As if the nomenclature in the world of sports didn’t make it tough enough already to distinguish football from football, which needs an “American” qualifier preceding it or a “FOOT-bowl” pronunciation change to separate the two from classifying confusion, now we have this. Last week, the NFL sent out another of its infamous memos (presumably without using their hands, either!). The message distributed to all 32 teams in the NFL’s top flight (ugh) stipulated that faking injuries would no longer be tolerated as a piece of gamesmanship to slow down the opposition; and, instead, would be punished by way of fines, suspensions and loss of draft picks if the league determines that a player was not hurt on a play but was performing an acting job worthy of a Razzie.
Let’s say there is a spectrum of professional athletes with respect to how well they are able to play their sport while dealing with some kind of injury. At one end would lay hockey players, who have been observed to compete while having a hockey stick coming out of their head in Phineas Gage fashion.
On the opposite side, you would have soccer players, who have been known to possess the miraculous ability to writhe in pain following the slightest physical contact, yet recover almost immediately if a whistle is not blown. The recent move by the Turkish Football Federation to ban men from games certainly underscores the sports move away from blood and sweat, and closer toward tears. Turkey’s move can have two possible effects: either the sport becomes less violent both on the field, and in the stands, or the amount of soccer-induced hot flashes and cravings for chocolate will increase exponentially.
Even the referees in soccer have not been immune to the Jennifer Lopez School of Acting. Just last week in South America, a match was abandoned after a linesman was unable to continue after being hit on the head with a roll of toilet paper and collapsed to the ground. Perhaps it was shock. Maybe it was because the thoughtless fan had chosen to use the single-ply, less absorbent brand. Either way, the poor schmo will get a ribbing from his friends about how he should have continued to officiate, since he was already on a roll.
While soccer’s hegemony of phony injury-induced shenanigans will likely continue unchallenged, the National Football League is giving the sport something about which to think. In a recent Monday night game, New York Giants safety Deon Grant allegedly feigned a right knee injury in the first quarter that had the St. Louis Rams claiming that he could easily have stepped in for John Travolta’s character in “Battlefield Earth” without missing a beat. After the game, when pressed on the contention of flopping to slow down the opposition’s defense, Grant launched into an explanation of how it was genuinely an injury. And, thus, in the vein of adding “-gate” onto every controversy since the 1970s, Kneegate was born. Grant revealed a swollen right knee, and then impressed the media by enumerating almost every injury he suffered since entering the league. After impressing reporters with his ability of recall he just as quickly disappointed the press with his retort, “I don’t fake nothing.” (If playing in a fantasy league that deducts points for double negatives, drop him immediately.)
Then, last week, Reggie Bush told reporters that, while he was with the Saints, the team had a play where a player would be designated to fake an injury for purposes of stopping play. You may remember Bush — or at least the folks in South Bend do — for his and Matt Leinart’s terribly coordinated reproduction of “Swan Lake” back in 2005, dubiously known as the “Bush Push.” It didn’t really draw rave reviews for execution but, hey, the referees were apparently won over by the performance. Recall the tumult generated last year in college football when it was alleged that a number of Oregon’s opponents had faked injuries against the Ducks, which appeared so contrived that it made campy ‘80s movie “Howard the Duck” look like a cinematographic masterpiece.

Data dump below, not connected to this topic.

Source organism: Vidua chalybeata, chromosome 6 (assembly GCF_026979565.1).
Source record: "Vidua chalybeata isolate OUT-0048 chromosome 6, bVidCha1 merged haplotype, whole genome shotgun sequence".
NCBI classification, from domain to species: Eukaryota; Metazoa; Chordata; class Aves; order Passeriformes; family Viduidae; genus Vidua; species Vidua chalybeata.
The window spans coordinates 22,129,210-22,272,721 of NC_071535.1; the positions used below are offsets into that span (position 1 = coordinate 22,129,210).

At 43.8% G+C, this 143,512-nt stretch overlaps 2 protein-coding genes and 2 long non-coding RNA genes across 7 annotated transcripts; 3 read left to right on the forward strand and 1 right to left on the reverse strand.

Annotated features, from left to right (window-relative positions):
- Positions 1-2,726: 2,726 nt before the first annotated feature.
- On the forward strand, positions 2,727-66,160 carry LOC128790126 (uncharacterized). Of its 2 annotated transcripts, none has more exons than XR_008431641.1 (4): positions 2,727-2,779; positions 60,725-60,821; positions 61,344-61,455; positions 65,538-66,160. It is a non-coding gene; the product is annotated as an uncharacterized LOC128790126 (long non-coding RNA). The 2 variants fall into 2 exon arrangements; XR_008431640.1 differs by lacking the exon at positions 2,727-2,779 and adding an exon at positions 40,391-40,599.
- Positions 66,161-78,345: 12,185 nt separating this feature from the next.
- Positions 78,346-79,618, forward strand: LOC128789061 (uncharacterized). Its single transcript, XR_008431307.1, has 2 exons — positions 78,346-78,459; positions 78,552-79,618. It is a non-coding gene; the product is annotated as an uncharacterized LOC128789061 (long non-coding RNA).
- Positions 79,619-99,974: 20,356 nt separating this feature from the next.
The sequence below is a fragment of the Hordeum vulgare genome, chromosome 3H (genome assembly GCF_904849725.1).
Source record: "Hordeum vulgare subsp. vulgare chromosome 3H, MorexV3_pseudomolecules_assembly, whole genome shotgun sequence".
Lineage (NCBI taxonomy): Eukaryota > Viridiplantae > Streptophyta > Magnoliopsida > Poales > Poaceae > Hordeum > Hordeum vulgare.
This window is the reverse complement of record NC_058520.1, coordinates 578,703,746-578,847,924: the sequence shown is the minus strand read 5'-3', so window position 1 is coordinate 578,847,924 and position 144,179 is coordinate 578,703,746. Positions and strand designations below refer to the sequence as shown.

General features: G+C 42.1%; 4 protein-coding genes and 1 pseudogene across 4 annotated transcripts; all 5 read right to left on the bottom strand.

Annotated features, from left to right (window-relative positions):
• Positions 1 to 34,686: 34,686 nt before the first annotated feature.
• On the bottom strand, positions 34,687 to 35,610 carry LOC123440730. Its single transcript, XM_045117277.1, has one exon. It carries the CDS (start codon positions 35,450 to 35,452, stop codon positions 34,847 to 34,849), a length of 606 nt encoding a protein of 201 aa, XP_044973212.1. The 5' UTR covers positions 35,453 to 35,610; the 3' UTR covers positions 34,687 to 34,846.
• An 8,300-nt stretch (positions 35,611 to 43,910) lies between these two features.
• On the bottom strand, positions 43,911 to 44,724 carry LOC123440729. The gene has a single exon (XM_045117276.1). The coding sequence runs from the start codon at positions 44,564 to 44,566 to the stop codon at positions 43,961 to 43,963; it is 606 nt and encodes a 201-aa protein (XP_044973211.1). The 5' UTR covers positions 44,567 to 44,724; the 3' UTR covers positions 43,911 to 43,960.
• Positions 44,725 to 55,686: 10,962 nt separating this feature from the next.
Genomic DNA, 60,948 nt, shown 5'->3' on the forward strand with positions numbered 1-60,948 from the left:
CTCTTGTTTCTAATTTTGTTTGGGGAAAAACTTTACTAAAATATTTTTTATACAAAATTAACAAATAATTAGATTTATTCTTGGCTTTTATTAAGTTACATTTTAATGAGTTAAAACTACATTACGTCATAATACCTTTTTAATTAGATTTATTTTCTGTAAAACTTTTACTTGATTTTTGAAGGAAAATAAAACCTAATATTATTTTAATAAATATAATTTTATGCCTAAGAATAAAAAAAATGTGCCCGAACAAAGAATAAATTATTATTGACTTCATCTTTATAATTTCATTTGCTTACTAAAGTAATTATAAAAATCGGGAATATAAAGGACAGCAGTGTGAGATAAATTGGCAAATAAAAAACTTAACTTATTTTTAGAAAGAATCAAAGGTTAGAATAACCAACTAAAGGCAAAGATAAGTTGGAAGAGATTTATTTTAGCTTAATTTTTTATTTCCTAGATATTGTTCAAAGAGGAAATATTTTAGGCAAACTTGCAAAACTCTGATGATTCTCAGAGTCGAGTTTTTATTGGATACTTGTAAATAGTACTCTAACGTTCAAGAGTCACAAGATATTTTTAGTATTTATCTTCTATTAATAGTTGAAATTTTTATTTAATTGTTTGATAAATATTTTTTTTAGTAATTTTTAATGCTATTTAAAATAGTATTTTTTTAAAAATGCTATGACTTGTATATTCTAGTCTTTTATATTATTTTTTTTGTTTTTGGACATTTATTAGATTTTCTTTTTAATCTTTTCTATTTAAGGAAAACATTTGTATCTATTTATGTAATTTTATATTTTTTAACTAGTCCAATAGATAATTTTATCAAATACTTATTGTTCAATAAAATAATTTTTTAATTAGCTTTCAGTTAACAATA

Faking is ingrained in American culture. It is a part of who we are. Imagine how many times someone has faked some sort of medical condition to get a three-day weekend: influenza, pregnancy, beriberi. Heck, to this day, people believe that some of the most important moments in US history were staged. The “sinking of the Maine” that led to the Spanish-American War? Some speculate it was done to keep the reign of Spain off the plain. (Translated: to start a war.) The moon landing? Conspiracy theorists will swear they saw a boom mike on the television feed at some point in time after Neil Armstrong emerged from the lunar module. Thanks to the last bastion of credibility on the web, Wikipedia, for reminding the Internet-consuming public that orgasms are roundly faked (another shot to my already unhealthy lack of self-esteem). Unfortunately, a few slices of mango do not work as well for the rest of us as it did for George Costanza.
Celebrity and athlete impostors are roundly documented. You have to wonder how many times someone has passed themselves off as Corey Feldman to get $5 off a pizza, only to find that said celebrity is the one delivering it. Not too long ago, Jose Canseco sent his twin brother Ozzie to fight at a celebrity boxing match. (Editor’s note: as you can tell from the last two references, the word “celebrity” is used loosely these days.) In Washington D.C., there was a Vince Young impersonator running around the Capitol. Authorities got suspicious when they heard there was someone fitting Young’s description actually throwing accurate passes.
In the arena of sports, it should come as no surprise injuries are faked. It can be a deceptive, yet sometimes effective tool to throw off the opposition or just serve as an easy way of getting out of one’s obligations. Speaking of which, I have to end this article now, my fingers hurt.Google+